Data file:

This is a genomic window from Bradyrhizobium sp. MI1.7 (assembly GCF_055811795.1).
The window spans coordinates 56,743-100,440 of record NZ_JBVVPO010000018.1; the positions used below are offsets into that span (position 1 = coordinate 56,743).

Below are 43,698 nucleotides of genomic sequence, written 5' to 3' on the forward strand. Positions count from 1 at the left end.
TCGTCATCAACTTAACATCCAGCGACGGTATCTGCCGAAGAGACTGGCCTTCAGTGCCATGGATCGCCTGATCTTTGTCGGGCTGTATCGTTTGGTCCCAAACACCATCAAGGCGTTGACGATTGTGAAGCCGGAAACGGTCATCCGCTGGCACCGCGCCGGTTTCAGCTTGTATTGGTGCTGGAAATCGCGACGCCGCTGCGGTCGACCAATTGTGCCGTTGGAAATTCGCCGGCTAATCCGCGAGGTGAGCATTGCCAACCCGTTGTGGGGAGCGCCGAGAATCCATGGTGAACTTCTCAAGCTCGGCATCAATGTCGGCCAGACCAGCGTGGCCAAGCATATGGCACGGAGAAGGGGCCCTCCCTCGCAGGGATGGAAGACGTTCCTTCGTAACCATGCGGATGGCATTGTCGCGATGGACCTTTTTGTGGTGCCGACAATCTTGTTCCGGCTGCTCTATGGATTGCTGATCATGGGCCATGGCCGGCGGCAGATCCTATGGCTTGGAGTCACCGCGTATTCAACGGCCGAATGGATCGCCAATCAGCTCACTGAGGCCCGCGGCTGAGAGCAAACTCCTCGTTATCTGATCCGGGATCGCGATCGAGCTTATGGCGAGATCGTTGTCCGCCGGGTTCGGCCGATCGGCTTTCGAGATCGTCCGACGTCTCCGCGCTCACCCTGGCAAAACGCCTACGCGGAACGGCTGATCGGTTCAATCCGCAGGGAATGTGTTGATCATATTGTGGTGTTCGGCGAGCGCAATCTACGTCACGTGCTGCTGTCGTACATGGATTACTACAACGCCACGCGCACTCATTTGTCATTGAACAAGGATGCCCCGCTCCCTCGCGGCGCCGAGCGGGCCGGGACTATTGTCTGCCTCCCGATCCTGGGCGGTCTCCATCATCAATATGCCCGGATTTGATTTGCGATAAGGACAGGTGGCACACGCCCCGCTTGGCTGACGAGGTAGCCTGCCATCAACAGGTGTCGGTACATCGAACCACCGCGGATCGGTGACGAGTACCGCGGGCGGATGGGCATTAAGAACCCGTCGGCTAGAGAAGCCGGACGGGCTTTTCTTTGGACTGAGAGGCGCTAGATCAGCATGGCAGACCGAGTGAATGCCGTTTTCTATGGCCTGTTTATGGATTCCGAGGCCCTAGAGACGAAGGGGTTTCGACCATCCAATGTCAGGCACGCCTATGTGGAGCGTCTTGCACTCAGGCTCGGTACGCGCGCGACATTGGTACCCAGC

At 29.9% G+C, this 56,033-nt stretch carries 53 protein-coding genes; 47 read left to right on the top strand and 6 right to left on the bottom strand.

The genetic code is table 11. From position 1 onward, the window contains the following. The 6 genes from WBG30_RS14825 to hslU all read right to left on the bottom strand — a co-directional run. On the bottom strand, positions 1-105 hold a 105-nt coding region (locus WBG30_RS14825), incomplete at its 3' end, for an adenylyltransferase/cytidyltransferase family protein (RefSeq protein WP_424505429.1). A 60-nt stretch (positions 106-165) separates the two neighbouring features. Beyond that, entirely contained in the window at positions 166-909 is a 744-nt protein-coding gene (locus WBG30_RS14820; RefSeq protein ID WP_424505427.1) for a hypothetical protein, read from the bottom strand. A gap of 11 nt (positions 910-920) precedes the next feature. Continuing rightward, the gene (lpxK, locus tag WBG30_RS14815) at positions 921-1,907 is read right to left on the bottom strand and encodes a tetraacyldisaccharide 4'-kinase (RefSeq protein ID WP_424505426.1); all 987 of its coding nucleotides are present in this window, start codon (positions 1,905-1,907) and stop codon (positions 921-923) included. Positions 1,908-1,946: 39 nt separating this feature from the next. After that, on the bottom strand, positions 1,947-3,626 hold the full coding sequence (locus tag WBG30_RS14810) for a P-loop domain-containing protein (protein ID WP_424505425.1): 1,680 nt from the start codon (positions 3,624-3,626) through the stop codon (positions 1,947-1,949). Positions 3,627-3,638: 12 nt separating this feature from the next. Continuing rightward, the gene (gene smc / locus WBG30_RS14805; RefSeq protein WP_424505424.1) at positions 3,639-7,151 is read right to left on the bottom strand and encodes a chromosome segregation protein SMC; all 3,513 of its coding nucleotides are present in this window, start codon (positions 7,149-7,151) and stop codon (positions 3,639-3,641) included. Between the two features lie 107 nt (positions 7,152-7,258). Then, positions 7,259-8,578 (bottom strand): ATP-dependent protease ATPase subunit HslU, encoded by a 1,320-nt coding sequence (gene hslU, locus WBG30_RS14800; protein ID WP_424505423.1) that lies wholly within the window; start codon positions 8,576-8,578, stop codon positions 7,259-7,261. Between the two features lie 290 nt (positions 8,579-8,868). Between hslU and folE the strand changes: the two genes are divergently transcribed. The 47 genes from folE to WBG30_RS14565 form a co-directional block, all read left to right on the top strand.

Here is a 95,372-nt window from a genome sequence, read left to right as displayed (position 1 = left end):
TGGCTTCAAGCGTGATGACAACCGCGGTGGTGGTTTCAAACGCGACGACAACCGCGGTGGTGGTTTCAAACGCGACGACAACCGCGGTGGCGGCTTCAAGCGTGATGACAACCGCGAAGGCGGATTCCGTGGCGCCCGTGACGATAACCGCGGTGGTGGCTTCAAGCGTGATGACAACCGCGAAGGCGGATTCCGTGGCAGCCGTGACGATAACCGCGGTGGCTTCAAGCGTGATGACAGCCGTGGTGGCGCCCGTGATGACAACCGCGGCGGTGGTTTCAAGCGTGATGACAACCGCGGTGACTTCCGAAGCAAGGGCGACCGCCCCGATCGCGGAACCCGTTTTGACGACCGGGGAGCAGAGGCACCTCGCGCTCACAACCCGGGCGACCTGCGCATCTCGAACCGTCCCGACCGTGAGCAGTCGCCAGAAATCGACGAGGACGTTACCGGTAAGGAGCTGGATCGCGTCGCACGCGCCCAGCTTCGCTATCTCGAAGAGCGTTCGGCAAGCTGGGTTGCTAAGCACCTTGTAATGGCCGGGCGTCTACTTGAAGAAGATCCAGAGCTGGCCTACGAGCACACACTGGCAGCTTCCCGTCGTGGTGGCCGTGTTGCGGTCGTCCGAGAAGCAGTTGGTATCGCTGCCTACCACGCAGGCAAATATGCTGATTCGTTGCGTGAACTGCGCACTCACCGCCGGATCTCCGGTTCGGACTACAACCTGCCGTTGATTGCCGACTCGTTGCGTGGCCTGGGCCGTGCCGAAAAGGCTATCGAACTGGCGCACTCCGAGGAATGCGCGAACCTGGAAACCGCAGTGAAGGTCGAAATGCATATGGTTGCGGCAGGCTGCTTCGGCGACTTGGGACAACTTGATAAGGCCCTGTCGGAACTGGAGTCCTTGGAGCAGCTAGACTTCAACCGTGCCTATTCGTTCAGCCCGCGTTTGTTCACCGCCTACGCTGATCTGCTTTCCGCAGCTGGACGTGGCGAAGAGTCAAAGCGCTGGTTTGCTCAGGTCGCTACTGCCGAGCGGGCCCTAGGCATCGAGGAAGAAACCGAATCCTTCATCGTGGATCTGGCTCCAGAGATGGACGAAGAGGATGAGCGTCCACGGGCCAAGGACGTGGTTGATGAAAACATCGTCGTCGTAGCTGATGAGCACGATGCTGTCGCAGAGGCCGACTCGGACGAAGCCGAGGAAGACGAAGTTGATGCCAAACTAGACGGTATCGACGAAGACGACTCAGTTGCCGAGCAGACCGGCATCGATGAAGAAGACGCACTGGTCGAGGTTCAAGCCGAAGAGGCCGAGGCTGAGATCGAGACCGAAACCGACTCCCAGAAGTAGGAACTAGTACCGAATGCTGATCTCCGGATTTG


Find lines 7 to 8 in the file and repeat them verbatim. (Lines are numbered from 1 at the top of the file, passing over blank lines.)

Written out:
Here is a 95,372-nt window from a genome sequence, read left to right as displayed (position 1 = left end):
TGGCTTCAAGCGTGATGACAACCGCGGTGGTGGTTTCAAACGCGACGACAACCGCGGTGGTGGTTTCAAACGCGACGACAACCGCGGTGGCGGCTTCAAGCGTGATGACAACCGCGAAGGCGGATTCCGTGGCGCCCGTGACGATAACCGCGGTGGTGGCTTCAAGCGTGATGACAACCGCGAAGGCGGATTCCGTGGCAGCCGTGACGATAACCGCGGTGGCTTCAAGCGTGATGACAGCCGTGGTGGCGCCCGTGATGACAACCGCGGCGGTGGTTTCAAGCGTGATGACAACCGCGGTGACTTCCGAAGCAAGGGCGACCGCCCCGATCGCGGAACCCGTTTTGACGACCGGGGAGCAGAGGCACCTCGCGCTCACAACCCGGGCGACCTGCGCATCTCGAACCGTCCCGACCGTGAGCAGTCGCCAGAAATCGACGAGGACGTTACCGGTAAGGAGCTGGATCGCGTCGCACGCGCCCAGCTTCGCTATCTCGAAGAGCGTTCGGCAAGCTGGGTTGCTAAGCACCTTGTAATGGCCGGGCGTCTACTTGAAGAAGATCCAGAGCTGGCCTACGAGCACACACTGGCAGCTTCCCGTCGTGGTGGCCGTGTTGCGGTCGTCCGAGAAGCAGTTGGTATCGCTGCCTACCACGCAGGCAAATATGCTGATTCGTTGCGTGAACTGCGCACTCACCGCCGGATCTCCGGTTCGGACTACAACCTGCCGTTGATTGCCGACTCGTTGCGTGGCCTGGGCCGTGCCGAAAAGGCTATCGAACTGGCGCACTCCGAGGAATGCGCGAACCTGGAAACCGCAGTGAAGGTCGAAATGCATATGGTTGCGGCAGGCTGCTTCGGCGACTTGGGACAACTTGATAAGGCCCTGTCGGAACTGGAGTCCTTGGAGCAGCTAGACTTCAACCGTGCCTATTCGTTCAGCCCGCGTTTGTTCACCGCCTACGCTGATCTGCTTTCCGCAGCTGGACGTGGCGAAGAGTCAAAGCGCTGGTTTGCTCAGGTCGCTACTGCCGAGCGGGCCCTAGGCATCGAGGAAGAAACCGAATCCTTCATCGTGGATCTGGCTCCAGAGATGGACGAAGAGGATGAGCGTCCACGGGCCAAGGACGTGGTTGATGAAAACATCGTCGTCGTAGCTGATGAGCACGATGCTGTCGCAGAGGCCGACTCGGACGAAGCCGAGGAAGACGAAGTTGATGCCAAACTAGACGGTATCGACGAAGACGACTCAGTTGCCGAGCAGACCGGCATCGATGAAGAAGACGCACTGGTCGAGGTTCAAGCCGAAGAGGCCGAGGCTGAGATCGAGACCGAAACCGACTCCCAGAAGTAGGAACTAGTACCGAATGCTGATCTCCGGATTTG